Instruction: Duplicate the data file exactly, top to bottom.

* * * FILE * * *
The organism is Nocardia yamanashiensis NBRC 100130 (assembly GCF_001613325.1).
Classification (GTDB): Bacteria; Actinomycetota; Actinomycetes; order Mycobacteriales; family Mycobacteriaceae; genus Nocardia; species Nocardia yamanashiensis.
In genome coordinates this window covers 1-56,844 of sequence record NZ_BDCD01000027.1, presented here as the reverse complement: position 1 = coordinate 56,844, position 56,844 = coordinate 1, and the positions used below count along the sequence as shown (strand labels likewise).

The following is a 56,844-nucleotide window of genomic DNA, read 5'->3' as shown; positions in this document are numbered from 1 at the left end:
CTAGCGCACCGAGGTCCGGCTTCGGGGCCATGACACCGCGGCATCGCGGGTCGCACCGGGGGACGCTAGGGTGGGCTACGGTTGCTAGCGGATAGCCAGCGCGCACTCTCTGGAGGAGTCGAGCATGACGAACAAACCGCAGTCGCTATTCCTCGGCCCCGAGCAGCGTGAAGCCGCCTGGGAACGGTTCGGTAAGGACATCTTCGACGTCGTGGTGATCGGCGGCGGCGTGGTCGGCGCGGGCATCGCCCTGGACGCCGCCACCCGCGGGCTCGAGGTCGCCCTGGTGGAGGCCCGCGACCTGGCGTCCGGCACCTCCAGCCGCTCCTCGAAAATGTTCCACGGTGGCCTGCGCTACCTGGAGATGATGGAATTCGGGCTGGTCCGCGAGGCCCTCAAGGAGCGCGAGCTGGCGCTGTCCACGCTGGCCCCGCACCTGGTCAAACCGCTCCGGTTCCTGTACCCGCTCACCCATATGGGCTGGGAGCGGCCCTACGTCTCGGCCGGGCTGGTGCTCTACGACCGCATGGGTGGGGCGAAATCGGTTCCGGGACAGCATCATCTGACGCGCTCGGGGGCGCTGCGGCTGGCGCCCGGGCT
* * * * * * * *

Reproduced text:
The organism is Nocardia yamanashiensis NBRC 100130 (assembly GCF_001613325.1).
Classification (GTDB): Bacteria; Actinomycetota; Actinomycetes; order Mycobacteriales; family Mycobacteriaceae; genus Nocardia; species Nocardia yamanashiensis.
In genome coordinates this window covers 1-56,844 of sequence record NZ_BDCD01000027.1, presented here as the reverse complement: position 1 = coordinate 56,844, position 56,844 = coordinate 1, and the positions used below count along the sequence as shown (strand labels likewise).

The following is a 56,844-nucleotide window of genomic DNA, read 5'->3' as shown; positions in this document are numbered from 1 at the left end:
CTAGCGCACCGAGGTCCGGCTTCGGGGCCATGACACCGCGGCATCGCGGGTCGCACCGGGGGACGCTAGGGTGGGCTACGGTTGCTAGCGGATAGCCAGCGCGCACTCTCTGGAGGAGTCGAGCATGACGAACAAACCGCAGTCGCTATTCCTCGGCCCCGAGCAGCGTGAAGCCGCCTGGGAACGGTTCGGTAAGGACATCTTCGACGTCGTGGTGATCGGCGGCGGCGTGGTCGGCGCGGGCATCGCCCTGGACGCCGCCACCCGCGGGCTCGAGGTCGCCCTGGTGGAGGCCCGCGACCTGGCGTCCGGCACCTCCAGCCGCTCCTCGAAAATGTTCCACGGTGGCCTGCGCTACCTGGAGATGATGGAATTCGGGCTGGTCCGCGAGGCCCTCAAGGAGCGCGAGCTGGCGCTGTCCACGCTGGCCCCGCACCTGGTCAAACCGCTCCGGTTCCTGTACCCGCTCACCCATATGGGCTGGGAGCGGCCCTACGTCTCGGCCGGGCTGGTGCTCTACGACCGCATGGGTGGGGCGAAATCGGTTCCGGGACAGCATCATCTGACGCGCTCGGGGGCGCTGCGGCTGGCGCCCGGGCT